Peacenquiet2 · 03/01/2021 18:48

2/3 years ago, when I was 37/8, my periods started to become much closer together, from average 35 days to 26/7, and became heavier, and ovulation was becoming quite painful and prolonged. I was also feeling very hormonal and emotional with angry and/or teary outbursts, which was very unusual for me. Id not been on the contraceptive pill for several years so my periods had been natural. I asked for some blood tests at my gp's and was told I was post menopausal, which clearly wasn't true as I was still having full on monthly periods. I then started to take the mini pill cerezette almost 2 years ago, and since then I've not had a single period/bleed and have felt much more emotionally stable and happier in myself. I'm happy to remain on this as long as I'm able to, is this a good idea? How will I know if I am actually in perimenopause? I've had 3 children and my youngest is almost 7, I do not want any more. Thanks for any advice

Ticklytoes · 03/01/2021 19:13

I’m 45, I have some peri signs.

Night sweats, I’ve been having these for a while, but I’m crap at tracking things, do they peak at certain times in the month? Last night I woke dripping (twice) I’m wondering if they are just before my period is due. I need to start plotting them on my Callander.

The other question, is the menopause ageing? If so will HRt help with that.

Thank you.

GalaxyCookieCrumble · 03/01/2021 19:59

@MrsFHolmes

In annoyed at my GP. She is forcing me off the minipill. I take it because I suffered horrendous period pain. GP says that, as i'm 53, my periods have 'probably' stopped so i don't need the minipill.
She did blood tests to bolster her argument but I read the results were probably meaningless whilst I'm still on the minipill. She got very argumentative when i talked about the NICE guidelines I'd read. She would only prescribe 3 months minipill and made it quite clear I would have to have another confrontation if I wanted more.
I feel great on the minipill. Why do I have to come off it now ( I would just like a couple more years to make sure my periods have stopped) in order to end up probably suffering debilitating menopause symptoms- and then being offered a similar hormonal treatment of HRT- which may take a long time to get the right product/ dosage.
I feel bullied by my GP. What do you think?

Why would you need to be on the pill if your periods have stopped?
surelynotnever · 03/01/2021 19:59

I want to know about the likely implications for my sex life and what I can do about this. I am already getting soreness and dryness around my labia, and this has been for over a year now.. The GP says is not menopausal as I still have regular periods, but they can't find any other cause. I am in no way ready for my sex life to end or be diminished so I want to know how I can maintain my sex drive and still have good juicy enjoyable sex during and after menopause.

Jcee · 03/01/2021 21:54

I'm 48 and peri for last couple years. No symptoms really apart from my periods have become very unpredictable and very light, often missing 2-3 months then coming back with a vengeance!

When my periods go missing I keep experiencing joint pain and inflammation in my hands and feet. I only have the problem with my hands when I've missed months of periods hence me making this connection - seems a bit odd but is this a menopause symptom?

Madwomanuptheroad29 · 04/01/2021 13:23

I suffer from dry and sore and itchy skin in the vulvar area. On her patches but that does not help. Have tried estroring, that has improved the vaginal but not the vulvar area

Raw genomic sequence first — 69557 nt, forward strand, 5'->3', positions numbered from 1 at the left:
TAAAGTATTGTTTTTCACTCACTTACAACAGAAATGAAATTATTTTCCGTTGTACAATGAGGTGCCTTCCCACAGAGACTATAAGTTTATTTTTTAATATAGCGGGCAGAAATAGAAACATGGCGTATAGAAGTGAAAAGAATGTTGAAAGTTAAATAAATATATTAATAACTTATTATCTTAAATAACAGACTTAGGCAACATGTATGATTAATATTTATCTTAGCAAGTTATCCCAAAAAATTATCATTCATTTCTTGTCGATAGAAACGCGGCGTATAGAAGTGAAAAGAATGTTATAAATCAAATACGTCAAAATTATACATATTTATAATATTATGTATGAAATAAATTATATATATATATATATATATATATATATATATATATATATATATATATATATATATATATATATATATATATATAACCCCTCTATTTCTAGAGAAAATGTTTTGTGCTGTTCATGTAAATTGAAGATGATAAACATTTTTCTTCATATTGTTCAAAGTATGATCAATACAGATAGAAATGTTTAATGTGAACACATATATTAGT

likeamillpond · 04/01/2021 16:15

Why wont GPs prescribe small amounts of testosterone as part of an hrt package.
When it's been proven that menopausal women are lacking in this hormone
Oestrogen and progesterone can o my do so much.

NotJustACigar · 04/01/2021 16:17

I'm 48 and don't get periods because I have a Mirena coil. How can I know whether I'm menopausal? For various reasons my coil is "stuck"and my specialist gynaecologist has no plans to remove it anytime soon so I can't just wait it out. So far I do get night sweats but that's the only symptom I've noticed.

likeamillpond · 04/01/2021 16:21

A small amount of testosterone is necessary for libido health in women
HRT treatments in the UK don't contain this vital hormone, whereas in a lot of other countries women have no problem getting their doctors to prescribe testosterone , to be used alongside oestrogen/progesterone.
Why do you think that is?

likeamillpond · 04/01/2021 16:28

@EternalOptimist7

I am on Everol Conti Patches which have been great for getting rid of symptoms like hot flushes but I wonder how you know when your menopause is over? Is there a blood test or something?

This business of going 'Through' the menopause is a bit of a myth.
A lot of women have symptoms for the rest of their lives.
It can be a permanent state.
That's why it should be taken more seriously by health care providers.
Women live a lot longer now.
Why should they spend the second half of their lives in a state of permanent suffering.
billybear · 04/01/2021 17:27

mum dad a terrible time on the menopause when its time does it run that i will suffer badly as well or is it just luck

bestbefore · 04/01/2021 17:52

@likeamillpond i understand testosterone is not licenced in the UK at present for women. But can get it on private prescription.
I am convinced it's not taken seriously by health care folks as its a womens issue and we don't shout loud enough about it....

Miranda15110 · 04/01/2021 18:26

@ChrissyCarol

Does testosterone play any part in menopausal symptoms? Would you support this hormone being prescribed to menopausal women?

This is a query I have too. I'm 54 currently taking HRT and lots of the horrible menopause symptoms have receded. However I still have issues with libido, anger and tiredness. Would testosterone help and can you just ask your GP for it?
Nottheshrinkingcapgrandpa · 04/01/2021 18:45

I can’t have HRT- are there any safe alternatives?